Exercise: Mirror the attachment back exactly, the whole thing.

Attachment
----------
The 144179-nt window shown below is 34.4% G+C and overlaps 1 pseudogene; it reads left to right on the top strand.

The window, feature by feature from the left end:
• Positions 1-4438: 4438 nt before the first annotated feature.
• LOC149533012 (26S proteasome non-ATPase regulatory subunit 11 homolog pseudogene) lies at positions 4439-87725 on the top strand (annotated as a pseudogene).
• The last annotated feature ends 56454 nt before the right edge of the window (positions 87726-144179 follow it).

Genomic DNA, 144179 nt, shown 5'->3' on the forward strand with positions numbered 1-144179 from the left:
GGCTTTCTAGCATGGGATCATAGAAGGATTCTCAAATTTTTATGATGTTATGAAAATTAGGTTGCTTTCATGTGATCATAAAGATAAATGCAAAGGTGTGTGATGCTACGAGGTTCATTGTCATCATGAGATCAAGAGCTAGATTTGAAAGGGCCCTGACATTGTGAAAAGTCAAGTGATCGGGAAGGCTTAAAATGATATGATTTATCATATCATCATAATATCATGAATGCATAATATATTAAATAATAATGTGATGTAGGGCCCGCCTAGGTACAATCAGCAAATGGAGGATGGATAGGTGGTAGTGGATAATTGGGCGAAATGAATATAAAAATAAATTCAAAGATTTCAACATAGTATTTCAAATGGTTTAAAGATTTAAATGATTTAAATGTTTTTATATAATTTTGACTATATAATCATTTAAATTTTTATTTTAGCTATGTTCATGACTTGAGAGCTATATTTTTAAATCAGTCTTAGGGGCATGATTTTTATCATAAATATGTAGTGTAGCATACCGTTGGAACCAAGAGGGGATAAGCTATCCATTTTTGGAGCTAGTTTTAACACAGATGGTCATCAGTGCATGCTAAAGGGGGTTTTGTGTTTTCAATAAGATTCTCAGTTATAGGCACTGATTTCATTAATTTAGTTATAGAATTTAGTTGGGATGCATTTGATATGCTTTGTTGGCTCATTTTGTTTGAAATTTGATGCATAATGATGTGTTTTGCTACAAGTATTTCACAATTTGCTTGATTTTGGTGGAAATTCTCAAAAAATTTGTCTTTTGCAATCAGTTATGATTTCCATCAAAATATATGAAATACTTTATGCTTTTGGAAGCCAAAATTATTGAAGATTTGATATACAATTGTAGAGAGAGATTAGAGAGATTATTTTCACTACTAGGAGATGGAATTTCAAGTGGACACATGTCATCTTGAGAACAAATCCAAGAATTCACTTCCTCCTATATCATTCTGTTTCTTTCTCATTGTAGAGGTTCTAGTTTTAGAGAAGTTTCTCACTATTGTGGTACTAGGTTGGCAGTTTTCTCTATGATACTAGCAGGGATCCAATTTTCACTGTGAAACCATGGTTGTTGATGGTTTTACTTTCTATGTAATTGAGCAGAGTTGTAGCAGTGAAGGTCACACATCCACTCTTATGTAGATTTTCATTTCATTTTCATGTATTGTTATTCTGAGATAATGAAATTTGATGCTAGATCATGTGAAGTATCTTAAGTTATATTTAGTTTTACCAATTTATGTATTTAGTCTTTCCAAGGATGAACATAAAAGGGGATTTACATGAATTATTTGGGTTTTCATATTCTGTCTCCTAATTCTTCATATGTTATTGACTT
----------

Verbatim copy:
The 144179-nt window shown below is 34.4% G+C and overlaps 1 pseudogene; it reads left to right on the top strand.

The window, feature by feature from the left end:
• Positions 1-4438: 4438 nt before the first annotated feature.
• LOC149533012 (26S proteasome non-ATPase regulatory subunit 11 homolog pseudogene) lies at positions 4439-87725 on the top strand (annotated as a pseudogene).
• The last annotated feature ends 56454 nt before the right edge of the window (positions 87726-144179 follow it).

Genomic DNA, 144179 nt, shown 5'->3' on the forward strand with positions numbered 1-144179 from the left:
GGCTTTCTAGCATGGGATCATAGAAGGATTCTCAAATTTTTATGATGTTATGAAAATTAGGTTGCTTTCATGTGATCATAAAGATAAATGCAAAGGTGTGTGATGCTACGAGGTTCATTGTCATCATGAGATCAAGAGCTAGATTTGAAAGGGCCCTGACATTGTGAAAAGTCAAGTGATCGGGAAGGCTTAAAATGATATGATTTATCATATCATCATAATATCATGAATGCATAATATATTAAATAATAATGTGATGTAGGGCCCGCCTAGGTACAATCAGCAAATGGAGGATGGATAGGTGGTAGTGGATAATTGGGCGAAATGAATATAAAAATAAATTCAAAGATTTCAACATAGTATTTCAAATGGTTTAAAGATTTAAATGATTTAAATGTTTTTATATAATTTTGACTATATAATCATTTAAATTTTTATTTTAGCTATGTTCATGACTTGAGAGCTATATTTTTAAATCAGTCTTAGGGGCATGATTTTTATCATAAATATGTAGTGTAGCATACCGTTGGAACCAAGAGGGGATAAGCTATCCATTTTTGGAGCTAGTTTTAACACAGATGGTCATCAGTGCATGCTAAAGGGGGTTTTGTGTTTTCAATAAGATTCTCAGTTATAGGCACTGATTTCATTAATTTAGTTATAGAATTTAGTTGGGATGCATTTGATATGCTTTGTTGGCTCATTTTGTTTGAAATTTGATGCATAATGATGTGTTTTGCTACAAGTATTTCACAATTTGCTTGATTTTGGTGGAAATTCTCAAAAAATTTGTCTTTTGCAATCAGTTATGATTTCCATCAAAATATATGAAATACTTTATGCTTTTGGAAGCCAAAATTATTGAAGATTTGATATACAATTGTAGAGAGAGATTAGAGAGATTATTTTCACTACTAGGAGATGGAATTTCAAGTGGACACATGTCATCTTGAGAACAAATCCAAGAATTCACTTCCTCCTATATCATTCTGTTTCTTTCTCATTGTAGAGGTTCTAGTTTTAGAGAAGTTTCTCACTATTGTGGTACTAGGTTGGCAGTTTTCTCTATGATACTAGCAGGGATCCAATTTTCACTGTGAAACCATGGTTGTTGATGGTTTTACTTTCTATGTAATTGAGCAGAGTTGTAGCAGTGAAGGTCACACATCCACTCTTATGTAGATTTTCATTTCATTTTCATGTATTGTTATTCTGAGATAATGAAATTTGATGCTAGATCATGTGAAGTATCTTAAGTTATATTTAGTTTTACCAATTTATGTATTTAGTCTTTCCAAGGATGAACATAAAAGGGGATTTACATGAATTATTTGGGTTTTCATATTCTGTCTCCTAATTCTTCATATGTTATTGACTT